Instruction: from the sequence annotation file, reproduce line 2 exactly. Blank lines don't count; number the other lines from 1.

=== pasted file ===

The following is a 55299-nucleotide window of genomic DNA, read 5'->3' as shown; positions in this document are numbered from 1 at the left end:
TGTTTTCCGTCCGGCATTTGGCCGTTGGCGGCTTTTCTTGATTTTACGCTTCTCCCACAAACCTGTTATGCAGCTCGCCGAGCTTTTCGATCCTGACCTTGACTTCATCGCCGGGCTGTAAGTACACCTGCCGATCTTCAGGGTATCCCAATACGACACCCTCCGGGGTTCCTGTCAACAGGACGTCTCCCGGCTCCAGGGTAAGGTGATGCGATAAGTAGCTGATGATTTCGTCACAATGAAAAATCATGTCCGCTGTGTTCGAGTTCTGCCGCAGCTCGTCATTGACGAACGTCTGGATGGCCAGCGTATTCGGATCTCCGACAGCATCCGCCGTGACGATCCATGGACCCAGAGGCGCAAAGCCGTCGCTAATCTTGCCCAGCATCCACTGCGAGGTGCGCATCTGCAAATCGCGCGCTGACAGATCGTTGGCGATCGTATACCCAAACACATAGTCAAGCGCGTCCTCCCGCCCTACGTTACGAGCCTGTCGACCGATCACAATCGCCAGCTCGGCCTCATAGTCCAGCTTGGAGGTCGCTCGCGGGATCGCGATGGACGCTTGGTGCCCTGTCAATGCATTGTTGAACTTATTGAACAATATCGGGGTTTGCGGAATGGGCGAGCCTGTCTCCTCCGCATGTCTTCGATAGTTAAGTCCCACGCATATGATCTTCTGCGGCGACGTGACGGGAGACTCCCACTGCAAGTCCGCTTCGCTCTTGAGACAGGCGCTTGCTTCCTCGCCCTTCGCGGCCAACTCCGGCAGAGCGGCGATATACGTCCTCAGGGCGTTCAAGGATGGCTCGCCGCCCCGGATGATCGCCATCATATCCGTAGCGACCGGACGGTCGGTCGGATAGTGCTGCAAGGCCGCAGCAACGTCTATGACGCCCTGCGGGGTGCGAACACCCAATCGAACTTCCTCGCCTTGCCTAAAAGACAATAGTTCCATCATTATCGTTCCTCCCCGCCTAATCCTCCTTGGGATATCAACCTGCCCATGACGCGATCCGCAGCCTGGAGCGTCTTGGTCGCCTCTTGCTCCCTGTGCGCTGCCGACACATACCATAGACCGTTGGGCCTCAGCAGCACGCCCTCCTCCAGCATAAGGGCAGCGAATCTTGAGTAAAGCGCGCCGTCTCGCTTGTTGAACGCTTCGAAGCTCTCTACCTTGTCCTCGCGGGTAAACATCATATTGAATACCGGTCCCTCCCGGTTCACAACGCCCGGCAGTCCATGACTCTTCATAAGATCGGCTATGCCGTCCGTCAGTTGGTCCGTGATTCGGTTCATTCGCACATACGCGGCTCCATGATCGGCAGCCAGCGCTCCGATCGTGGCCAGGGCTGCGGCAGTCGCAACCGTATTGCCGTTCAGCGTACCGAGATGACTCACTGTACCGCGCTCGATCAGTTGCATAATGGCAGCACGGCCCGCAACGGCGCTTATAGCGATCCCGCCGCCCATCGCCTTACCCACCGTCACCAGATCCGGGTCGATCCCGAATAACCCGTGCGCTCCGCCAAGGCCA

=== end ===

TGTTTTCCGTCCGGCATTTGGCCGTTGGCGGCTTTTCTTGATTTTACGCTTCTCCCACAAACCTGTTATGCAGCTCGCCGAGCTTTTCGATCCTGACCTTGACTTCATCGCCGGGCTGTAAGTACACCTGCCGATCTTCAGGGTATCCCAATACGACACCCTCCGGGGTTCCTGTCAACAGGACGTCTCCCGGCTCCAGGGTAAGGTGATGCGATAAGTAGCTGATGATTTCGTCACAATGAAAAATCATGTCCGCTGTGTTCGAGTTCTGCCGCAGCTCGTCATTGACGAACGTCTGGATGGCCAGCGTATTCGGATCTCCGACAGCATCCGCCGTGACGATCCATGGACCCAGAGGCGCAAAGCCGTCGCTAATCTTGCCCAGCATCCACTGCGAGGTGCGCATCTGCAAATCGCGCGCTGACAGATCGTTGGCGATCGTATACCCAAACACATAGTCAAGCGCGTCCTCCCGCCCTACGTTACGAGCCTGTCGACCGATCACAATCGCCAGCTCGGCCTCATAGTCCAGCTTGGAGGTCGCTCGCGGGATCGCGATGGACGCTTGGTGCCCTGTCAATGCATTGTTGAACTTATTGAACAATATCGGGGTTTGCGGAATGGGCGAGCCTGTCTCCTCCGCATGTCTTCGATAGTTAAGTCCCACGCATATGATCTTCTGCGGCGACGTGACGGGAGACTCCCACTGCAAGTCCGCTTCGCTCTTGAGACAGGCGCTTGCTTCCTCGCCCTTCGCGGCCAACTCCGGCAGAGCGGCGATATACGTCCTCAGGGCGTTCAAGGATGGCTCGCCGCCCCGGATGATCGCCATCATATCCGTAGCGACCGGACGGTCGGTCGGATAGTGCTGCAAGGCCGCAGCAACGTCTATGACGCCCTGCGGGGTGCGAACACCCAATCGAACTTCCTCGCCTTGCCTAAAAGACAATAGTTCCATCATTATCGTTCCTCCCCGCCTAATCCTCCTTGGGATATCAACCTGCCCATGACGCGATCCGCAGCCTGGAGCGTCTTGGTCGCCTCTTGCTCCCTGTGCGCTGCCGACACATACCATAGACCGTTGGGCCTCAGCAGCACGCCCTCCTCCAGCATAAGGGCAGCGAATCTTGAGTAAAGCGCGCCGTCTCGCTTGTTGAACGCTTCGAAGCTCTCTACCTTGTCCTCGCGGGTAAACATCATATTGAATACCGGTCCCTCCCGGTTCACAACGCCCGGCAGTCCATGACTCTTCATAAGATCGGCTATGCCGTCCGTCAGTTGGTCCGTGATTCGGTTCATTCGCACATACGCGGCTCCATGATCGGCAGCCAGCGCTCCGATCGTGGCCAGGGCTGCGGCAGTCGCAACCGTATTGCCGTTCAGCGTACCGAGATGACTCACTGTACCGCGCTCGATCAGTTGCATAATGGCAGCACGGCCCGCAACGGCGCTTATAGCGATCCCGCCGCCCATCGCCTTACCCACCGTCACCAGATCCGGGTCGATCCCGAATAACCCGTGCGCTCCGCCAAGGCCA